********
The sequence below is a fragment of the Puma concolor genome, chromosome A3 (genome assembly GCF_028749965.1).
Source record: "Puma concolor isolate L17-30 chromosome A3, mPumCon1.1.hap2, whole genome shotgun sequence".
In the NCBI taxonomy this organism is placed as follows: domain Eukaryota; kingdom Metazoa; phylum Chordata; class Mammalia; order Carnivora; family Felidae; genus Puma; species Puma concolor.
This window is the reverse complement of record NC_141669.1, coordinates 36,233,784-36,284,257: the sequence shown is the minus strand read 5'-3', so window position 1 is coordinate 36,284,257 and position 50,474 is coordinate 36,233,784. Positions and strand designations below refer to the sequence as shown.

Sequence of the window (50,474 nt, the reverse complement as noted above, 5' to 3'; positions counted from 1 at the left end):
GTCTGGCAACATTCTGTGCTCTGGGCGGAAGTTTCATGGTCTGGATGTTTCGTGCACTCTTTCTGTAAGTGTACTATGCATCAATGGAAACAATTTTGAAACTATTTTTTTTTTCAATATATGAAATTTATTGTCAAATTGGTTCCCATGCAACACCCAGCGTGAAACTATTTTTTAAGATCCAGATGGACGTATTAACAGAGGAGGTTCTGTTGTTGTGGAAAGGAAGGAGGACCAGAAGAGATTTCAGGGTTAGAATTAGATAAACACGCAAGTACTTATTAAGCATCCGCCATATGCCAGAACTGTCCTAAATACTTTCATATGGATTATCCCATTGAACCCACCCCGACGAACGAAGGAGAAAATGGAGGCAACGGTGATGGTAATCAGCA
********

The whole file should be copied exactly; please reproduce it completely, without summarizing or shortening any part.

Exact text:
The sequence below is a fragment of the Puma concolor genome, chromosome A3 (genome assembly GCF_028749965.1).
Source record: "Puma concolor isolate L17-30 chromosome A3, mPumCon1.1.hap2, whole genome shotgun sequence".
In the NCBI taxonomy this organism is placed as follows: domain Eukaryota; kingdom Metazoa; phylum Chordata; class Mammalia; order Carnivora; family Felidae; genus Puma; species Puma concolor.
This window is the reverse complement of record NC_141669.1, coordinates 36,233,784-36,284,257: the sequence shown is the minus strand read 5'-3', so window position 1 is coordinate 36,284,257 and position 50,474 is coordinate 36,233,784. Positions and strand designations below refer to the sequence as shown.

Sequence of the window (50,474 nt, the reverse complement as noted above, 5' to 3'; positions counted from 1 at the left end):
GTCTGGCAACATTCTGTGCTCTGGGCGGAAGTTTCATGGTCTGGATGTTTCGTGCACTCTTTCTGTAAGTGTACTATGCATCAATGGAAACAATTTTGAAACTATTTTTTTTTTCAATATATGAAATTTATTGTCAAATTGGTTCCCATGCAACACCCAGCGTGAAACTATTTTTTAAGATCCAGATGGACGTATTAACAGAGGAGGTTCTGTTGTTGTGGAAAGGAAGGAGGACCAGAAGAGATTTCAGGGTTAGAATTAGATAAACACGCAAGTACTTATTAAGCATCCGCCATATGCCAGAACTGTCCTAAATACTTTCATATGGATTATCCCATTGAACCCACCCCGACGAACGAAGGAGAAAATGGAGGCAACGGTGATGGTAATCAGCA